The question is whether it’s something new or whether it’s clarifying.

Robert H. Silk:

Well, it’s clearly new because in article 24 as it was, it says, in cases covered by article 17.

Now, article 24 under the Montreal Protocol says, in the carriage of passengers and baggage, any action for damage, however founded, can only be brought subject to the conditions of this… of this convention.

And the words under article… covered by article 17 are completely out.

Ruth Bader Ginsburg:

So, for the future, there’s no problem.

So, you’re… you’re saying that your case is one of these prior law cases and there are too many of them.

Is that your view?

Robert H. Silk:

I don’t know of any of them.

Antonin Scalia:

We should just leave them alone and stop worrying about it all.

Right?

Anthony M. Kennedy:

Did I understand that your–

[Laughter]

Did I understand you to suggest that the Government’s position in its brief in Saks is inconsistent or at least in tension with what it’s arguing here?

Robert H. Silk:

I… I believe so because the Government in this case has been arguing that this is some kind of an accident, and accident can be broadly interpreted.

They have done so in their brief.

The word accident can be very broadly interpreted to include a multitude of sins, whereas in the… in the brief in the… in the Saks case, they very… they say accident is very narrow.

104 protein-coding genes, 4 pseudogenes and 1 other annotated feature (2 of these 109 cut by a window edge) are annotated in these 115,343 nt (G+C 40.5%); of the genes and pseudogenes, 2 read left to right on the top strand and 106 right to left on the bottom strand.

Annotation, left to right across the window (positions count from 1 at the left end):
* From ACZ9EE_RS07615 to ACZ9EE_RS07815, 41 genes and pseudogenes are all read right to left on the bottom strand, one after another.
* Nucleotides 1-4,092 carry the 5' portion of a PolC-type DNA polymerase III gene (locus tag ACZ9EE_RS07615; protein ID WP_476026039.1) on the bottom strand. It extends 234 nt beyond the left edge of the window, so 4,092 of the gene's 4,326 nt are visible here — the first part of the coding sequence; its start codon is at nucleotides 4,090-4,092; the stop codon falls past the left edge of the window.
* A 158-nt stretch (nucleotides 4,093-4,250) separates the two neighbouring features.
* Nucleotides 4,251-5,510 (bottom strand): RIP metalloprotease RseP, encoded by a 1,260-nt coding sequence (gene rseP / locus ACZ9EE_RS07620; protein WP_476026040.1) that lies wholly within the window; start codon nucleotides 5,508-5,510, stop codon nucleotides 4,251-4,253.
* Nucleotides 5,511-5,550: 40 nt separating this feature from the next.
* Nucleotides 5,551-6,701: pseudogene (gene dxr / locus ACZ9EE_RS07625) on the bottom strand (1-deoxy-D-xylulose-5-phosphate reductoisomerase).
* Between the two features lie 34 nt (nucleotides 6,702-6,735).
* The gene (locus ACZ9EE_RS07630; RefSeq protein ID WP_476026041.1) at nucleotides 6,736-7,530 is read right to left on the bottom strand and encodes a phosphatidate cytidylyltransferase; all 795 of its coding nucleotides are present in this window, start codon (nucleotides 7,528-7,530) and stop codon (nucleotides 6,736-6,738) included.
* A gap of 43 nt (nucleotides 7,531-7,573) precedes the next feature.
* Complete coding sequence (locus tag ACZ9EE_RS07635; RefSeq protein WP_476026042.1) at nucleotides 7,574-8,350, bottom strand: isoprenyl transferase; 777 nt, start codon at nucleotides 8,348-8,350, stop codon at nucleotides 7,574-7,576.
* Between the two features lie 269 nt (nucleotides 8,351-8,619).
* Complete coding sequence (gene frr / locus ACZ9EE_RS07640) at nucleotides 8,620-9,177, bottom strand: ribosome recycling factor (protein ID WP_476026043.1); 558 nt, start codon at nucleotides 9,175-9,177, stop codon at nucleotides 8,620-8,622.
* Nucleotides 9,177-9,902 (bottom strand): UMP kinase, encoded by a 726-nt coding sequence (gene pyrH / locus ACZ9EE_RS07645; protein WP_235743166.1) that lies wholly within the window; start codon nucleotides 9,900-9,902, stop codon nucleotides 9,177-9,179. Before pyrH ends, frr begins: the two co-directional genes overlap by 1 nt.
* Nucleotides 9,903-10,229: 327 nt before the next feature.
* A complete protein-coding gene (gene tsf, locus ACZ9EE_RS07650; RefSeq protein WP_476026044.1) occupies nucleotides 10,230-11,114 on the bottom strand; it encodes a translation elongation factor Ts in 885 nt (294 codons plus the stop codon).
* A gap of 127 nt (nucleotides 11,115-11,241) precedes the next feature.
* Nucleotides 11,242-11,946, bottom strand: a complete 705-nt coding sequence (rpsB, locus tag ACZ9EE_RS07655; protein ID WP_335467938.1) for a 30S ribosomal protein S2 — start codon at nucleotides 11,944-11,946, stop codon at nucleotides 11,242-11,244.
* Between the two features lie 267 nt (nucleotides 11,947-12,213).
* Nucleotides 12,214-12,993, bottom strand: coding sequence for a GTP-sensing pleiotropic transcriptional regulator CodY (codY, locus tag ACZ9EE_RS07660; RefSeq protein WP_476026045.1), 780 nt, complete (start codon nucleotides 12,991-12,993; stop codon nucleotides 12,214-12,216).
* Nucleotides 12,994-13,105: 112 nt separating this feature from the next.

And I’m answering your question, but–

William H. Rehnquist:

Yes, but I think you’ve… you’ve answered it.

Robert H. Silk:

–All right.

William H. Rehnquist:

Thank you, Mr. Silk.

Robert H. Silk:

Thank you, Your Honor.

Thank you.

William H. Rehnquist:

Ms. Wilson, you have a little more than a minute remaining.

Diane W. Wilson:

Your Honors, I would just like to make two brief points.

One is that the court below specifically found that there was no willful misconduct in this case, and that’s referenced at page 27 of the appendix to the petition.

And also that accident can encompass intentional torts.

That’s what article 25 can look to.

Diane W. Wilson:

It is only if you have willful misconduct that you get an unlimited recovery.

Accident wasn’t ever meant to mean unintended.

I also would note that you should meet the terms and conditions of article 25.

You have to meet the terms and conditions of article 24.

There is a symmetry there.

And with respect to the issue of article 18, I believe that the fact that the liability is broader in scope with respect to baggage and cargo should not mean that if… where you have a narrower scope of liability under the convention, you then get to get recovery outside of the convention.

Thank you.

William H. Rehnquist:

Thank you, Ms. Wilson.

The case is submitted.